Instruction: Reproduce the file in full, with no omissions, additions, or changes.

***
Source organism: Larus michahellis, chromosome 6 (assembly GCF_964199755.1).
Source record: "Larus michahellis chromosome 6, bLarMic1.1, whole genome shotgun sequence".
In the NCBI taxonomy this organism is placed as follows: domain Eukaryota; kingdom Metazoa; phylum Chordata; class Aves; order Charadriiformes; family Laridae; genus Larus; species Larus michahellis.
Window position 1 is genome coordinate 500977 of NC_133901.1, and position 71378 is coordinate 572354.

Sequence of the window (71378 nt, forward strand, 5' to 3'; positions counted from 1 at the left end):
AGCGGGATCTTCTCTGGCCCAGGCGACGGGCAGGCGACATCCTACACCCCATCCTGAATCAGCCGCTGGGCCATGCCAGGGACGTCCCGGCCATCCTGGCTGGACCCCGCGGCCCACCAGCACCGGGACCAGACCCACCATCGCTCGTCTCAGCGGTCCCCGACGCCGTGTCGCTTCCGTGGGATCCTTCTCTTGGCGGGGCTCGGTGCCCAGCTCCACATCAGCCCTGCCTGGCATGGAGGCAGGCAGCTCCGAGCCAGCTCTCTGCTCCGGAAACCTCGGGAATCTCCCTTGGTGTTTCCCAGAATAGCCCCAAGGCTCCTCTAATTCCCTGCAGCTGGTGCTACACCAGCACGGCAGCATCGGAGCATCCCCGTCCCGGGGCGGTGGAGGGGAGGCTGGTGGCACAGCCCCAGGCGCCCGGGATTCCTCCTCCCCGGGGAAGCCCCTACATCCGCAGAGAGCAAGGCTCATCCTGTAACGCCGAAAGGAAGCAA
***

Source organism: Larus michahellis, chromosome 6 (assembly GCF_964199755.1).
Source record: "Larus michahellis chromosome 6, bLarMic1.1, whole genome shotgun sequence".
In the NCBI taxonomy this organism is placed as follows: domain Eukaryota; kingdom Metazoa; phylum Chordata; class Aves; order Charadriiformes; family Laridae; genus Larus; species Larus michahellis.
Window position 1 is genome coordinate 500977 of NC_133901.1, and position 71378 is coordinate 572354.

Sequence of the window (71378 nt, forward strand, 5' to 3'; positions counted from 1 at the left end):
AGCGGGATCTTCTCTGGCCCAGGCGACGGGCAGGCGACATCCTACACCCCATCCTGAATCAGCCGCTGGGCCATGCCAGGGACGTCCCGGCCATCCTGGCTGGACCCCGCGGCCCACCAGCACCGGGACCAGACCCACCATCGCTCGTCTCAGCGGTCCCCGACGCCGTGTCGCTTCCGTGGGATCCTTCTCTTGGCGGGGCTCGGTGCCCAGCTCCACATCAGCCCTGCCTGGCATGGAGGCAGGCAGCTCCGAGCCAGCTCTCTGCTCCGGAAACCTCGGGAATCTCCCTTGGTGTTTCCCAGAATAGCCCCAAGGCTCCTCTAATTCCCTGCAGCTGGTGCTACACCAGCACGGCAGCATCGGAGCATCCCCGTCCCGGGGCGGTGGAGGGGAGGCTGGTGGCACAGCCCCAGGCGCCCGGGATTCCTCCTCCCCGGGGAAGCCCCTACATCCGCAGAGAGCAAGGCTCATCCTGTAACGCCGAAAGGAAGCAA